Do you think President Biden’s Return to Work plan will challenge or support labor movements seeking better wages, benefits and working conditions for employees?

 I can see this going two ways really. One, as I just mentioned, it has generally reduced the bargaining power of workers, especially in the low wage sector, to refuse bad jobs. However, having experienced a better degree of living in recent months I think the demand for unions and efforts to make bad jobs into better jobs may be greater than it was prior to the pandemic. Essential workers have been called “heroes, “ but still are not paid in accordance with their contribution to society. I also think the general public is more sympathetic to the plight of frontline workers and they now see the true value they actually produce for the economy and society. A strong alliance between consumers and workers could make real progress in improving wages and labor standards at some of the worst employers. But, it is going to require organizing. Lots and lots of organizing.

According to an article published by Industry Week in 2018, the skills gap could cost the US economy $2.5 trillion over the next decade. XPRIZE Rapid Reskilling alleviates the financial and temporal barriers for workers seeking new skills to pivot to growing industries offering better wages. Do you think President Biden’s plan might potentially deter workers currently collecting unemployment benefits from considering reskilling opportunities? For example, If I am required to return to work full time, and making ends meet requires working multiple jobs, how likely is it that I will have the time or resources to pursue reskilling to obtain a better job?

 This is an interesting question. I think we really need to look at the return-to-work plan alongside the various other plans and programs that are coming out of the administration. For example, Build Back Better, the PRO Act, massive investments in infrastructure, incentives and financial supports for job retraining or returning to college. On the one hand, if folks are stuck working untold hours in dead end jobs, that is a real problem and their ability to find the time and money to return to school is very limited. On the other hand, if the administration is able to create free or reduced tuition programs for workers to return to school then we have a different recipe. Our current system places all of the risk and costs of job training and education on students, mostly in the form of debt and often for degree programs that are not guaranteed to lead to a particular job in the end. Measures that reduce the individual risk by lowering the cost of education and making a direct connection between education programs and real jobs at the end would go a long way to address the skill gap.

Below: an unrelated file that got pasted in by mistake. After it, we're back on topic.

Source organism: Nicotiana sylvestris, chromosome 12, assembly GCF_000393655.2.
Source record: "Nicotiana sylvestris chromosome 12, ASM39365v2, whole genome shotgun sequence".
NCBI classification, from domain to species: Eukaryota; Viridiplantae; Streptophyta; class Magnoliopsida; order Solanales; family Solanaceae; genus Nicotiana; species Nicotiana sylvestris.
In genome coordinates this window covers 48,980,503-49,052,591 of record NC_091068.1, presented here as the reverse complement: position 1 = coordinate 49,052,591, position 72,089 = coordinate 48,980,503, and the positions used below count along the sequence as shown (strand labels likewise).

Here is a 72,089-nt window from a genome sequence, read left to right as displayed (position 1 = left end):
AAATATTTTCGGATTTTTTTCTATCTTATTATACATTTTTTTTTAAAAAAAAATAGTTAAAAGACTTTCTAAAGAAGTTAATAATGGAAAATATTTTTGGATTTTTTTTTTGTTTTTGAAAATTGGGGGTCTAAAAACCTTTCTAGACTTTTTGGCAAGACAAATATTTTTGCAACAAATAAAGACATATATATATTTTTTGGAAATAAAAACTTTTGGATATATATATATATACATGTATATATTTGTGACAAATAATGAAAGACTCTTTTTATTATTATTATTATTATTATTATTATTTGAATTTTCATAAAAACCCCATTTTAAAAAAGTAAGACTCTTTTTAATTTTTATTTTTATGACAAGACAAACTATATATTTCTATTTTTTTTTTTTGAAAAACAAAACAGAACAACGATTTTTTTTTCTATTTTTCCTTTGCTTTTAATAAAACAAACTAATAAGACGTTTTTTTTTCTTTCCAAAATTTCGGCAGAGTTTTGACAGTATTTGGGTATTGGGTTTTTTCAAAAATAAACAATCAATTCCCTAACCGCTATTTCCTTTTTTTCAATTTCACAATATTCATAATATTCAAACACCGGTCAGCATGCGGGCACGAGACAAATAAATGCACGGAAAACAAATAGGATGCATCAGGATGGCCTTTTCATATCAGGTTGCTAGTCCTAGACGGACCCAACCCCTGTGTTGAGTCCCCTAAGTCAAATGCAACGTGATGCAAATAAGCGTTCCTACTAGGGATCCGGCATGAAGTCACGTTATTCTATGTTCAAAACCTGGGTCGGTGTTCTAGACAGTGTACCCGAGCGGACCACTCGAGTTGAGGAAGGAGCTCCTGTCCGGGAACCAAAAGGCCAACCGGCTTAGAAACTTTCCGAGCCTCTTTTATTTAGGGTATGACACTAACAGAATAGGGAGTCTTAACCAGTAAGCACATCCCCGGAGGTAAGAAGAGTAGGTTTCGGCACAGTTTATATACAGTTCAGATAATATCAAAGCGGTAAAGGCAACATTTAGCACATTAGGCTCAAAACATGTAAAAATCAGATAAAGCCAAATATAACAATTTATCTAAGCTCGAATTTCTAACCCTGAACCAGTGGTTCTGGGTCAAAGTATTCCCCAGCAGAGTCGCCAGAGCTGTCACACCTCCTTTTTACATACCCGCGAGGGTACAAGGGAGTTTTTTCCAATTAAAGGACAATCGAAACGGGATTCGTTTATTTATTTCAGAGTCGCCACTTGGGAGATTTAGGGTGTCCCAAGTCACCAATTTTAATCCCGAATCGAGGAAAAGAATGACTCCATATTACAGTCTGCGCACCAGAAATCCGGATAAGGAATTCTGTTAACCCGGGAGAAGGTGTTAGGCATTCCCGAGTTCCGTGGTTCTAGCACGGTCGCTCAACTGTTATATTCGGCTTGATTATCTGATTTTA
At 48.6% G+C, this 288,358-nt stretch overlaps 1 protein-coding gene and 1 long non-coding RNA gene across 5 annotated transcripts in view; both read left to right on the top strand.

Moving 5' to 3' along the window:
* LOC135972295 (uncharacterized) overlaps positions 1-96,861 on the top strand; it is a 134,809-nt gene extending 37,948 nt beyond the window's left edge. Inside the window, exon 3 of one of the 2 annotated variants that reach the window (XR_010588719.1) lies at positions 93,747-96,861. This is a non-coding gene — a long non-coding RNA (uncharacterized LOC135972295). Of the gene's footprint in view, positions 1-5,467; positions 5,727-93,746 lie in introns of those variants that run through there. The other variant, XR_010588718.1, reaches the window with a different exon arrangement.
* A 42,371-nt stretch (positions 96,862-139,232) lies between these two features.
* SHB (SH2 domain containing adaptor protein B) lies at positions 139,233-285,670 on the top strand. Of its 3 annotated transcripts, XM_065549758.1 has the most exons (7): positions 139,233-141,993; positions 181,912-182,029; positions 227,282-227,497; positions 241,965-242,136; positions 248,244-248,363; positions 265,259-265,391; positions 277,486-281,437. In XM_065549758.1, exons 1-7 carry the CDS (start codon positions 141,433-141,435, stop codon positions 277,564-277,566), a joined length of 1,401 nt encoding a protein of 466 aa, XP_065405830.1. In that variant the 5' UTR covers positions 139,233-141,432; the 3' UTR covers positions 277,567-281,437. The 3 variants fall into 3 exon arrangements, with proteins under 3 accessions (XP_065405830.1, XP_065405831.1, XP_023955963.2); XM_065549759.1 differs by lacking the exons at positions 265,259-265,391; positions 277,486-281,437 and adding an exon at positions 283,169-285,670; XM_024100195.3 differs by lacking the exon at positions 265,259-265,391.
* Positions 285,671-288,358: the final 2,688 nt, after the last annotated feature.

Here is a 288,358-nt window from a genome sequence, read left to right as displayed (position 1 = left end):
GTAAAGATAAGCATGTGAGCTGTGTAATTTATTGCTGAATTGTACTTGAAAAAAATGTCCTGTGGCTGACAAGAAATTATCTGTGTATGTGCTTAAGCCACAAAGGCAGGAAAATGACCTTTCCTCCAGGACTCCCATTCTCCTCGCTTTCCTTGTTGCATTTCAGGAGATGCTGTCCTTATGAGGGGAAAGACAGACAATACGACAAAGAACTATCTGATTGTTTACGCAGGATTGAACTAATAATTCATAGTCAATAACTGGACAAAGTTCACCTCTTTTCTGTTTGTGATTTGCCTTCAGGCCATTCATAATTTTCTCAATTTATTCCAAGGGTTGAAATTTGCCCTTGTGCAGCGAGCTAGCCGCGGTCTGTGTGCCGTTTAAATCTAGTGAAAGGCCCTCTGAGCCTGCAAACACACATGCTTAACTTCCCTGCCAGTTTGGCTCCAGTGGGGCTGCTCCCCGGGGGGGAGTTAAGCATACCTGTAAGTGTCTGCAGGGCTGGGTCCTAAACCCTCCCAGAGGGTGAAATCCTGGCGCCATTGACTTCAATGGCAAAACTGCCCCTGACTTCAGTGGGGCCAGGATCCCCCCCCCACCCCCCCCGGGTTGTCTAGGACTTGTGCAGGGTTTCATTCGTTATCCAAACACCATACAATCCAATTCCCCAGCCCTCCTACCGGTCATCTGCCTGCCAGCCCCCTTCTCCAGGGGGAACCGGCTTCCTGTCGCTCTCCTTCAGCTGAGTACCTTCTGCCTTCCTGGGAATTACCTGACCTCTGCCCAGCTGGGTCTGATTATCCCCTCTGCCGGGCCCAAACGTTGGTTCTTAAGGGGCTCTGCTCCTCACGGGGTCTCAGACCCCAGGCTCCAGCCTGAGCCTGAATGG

How has technology influenced or might influence labor?

The rollout of sophisticated digital tools – including advanced robotics, data analytics, machine learning and the internet of things – threatens to disrupt the distribution, role and nature of work in society. It raises the fear of mass unemployment and social instability. Some researchers predict that technological change will soon allow for the rapid automation of many tasks that are currently performed by humans. Already the pace of changes appears to be accelerating, with the spread of platform-based business models fueling the growth of “gig” and “crowd” work. Even if the imagined takeover by machines has failed to materialize as quickly or extensively as discussed, the immediate prospects for the IT-enabled offshoring of services and even the most limited applications of artificial intelligence will challenge inherited divisions of labor across societies.  Most workers, including far up the skill ladder and those in high-status jobs, will be subject to displacement.

 At the same time it is likely to create new jobs, but jobs requiring different skills and likely located in different parts of the country or the world from where the old jobs were. Many workers are just willing to relocate from their communities, others are fearful of the risk associated with going back to school. Others fear, for very good reason, that the new jobs will pay less, offer fewer benefits, and be less stable than their old jobs. This is certainly the case for fossil fuel power plant workers looking at solar installer jobs.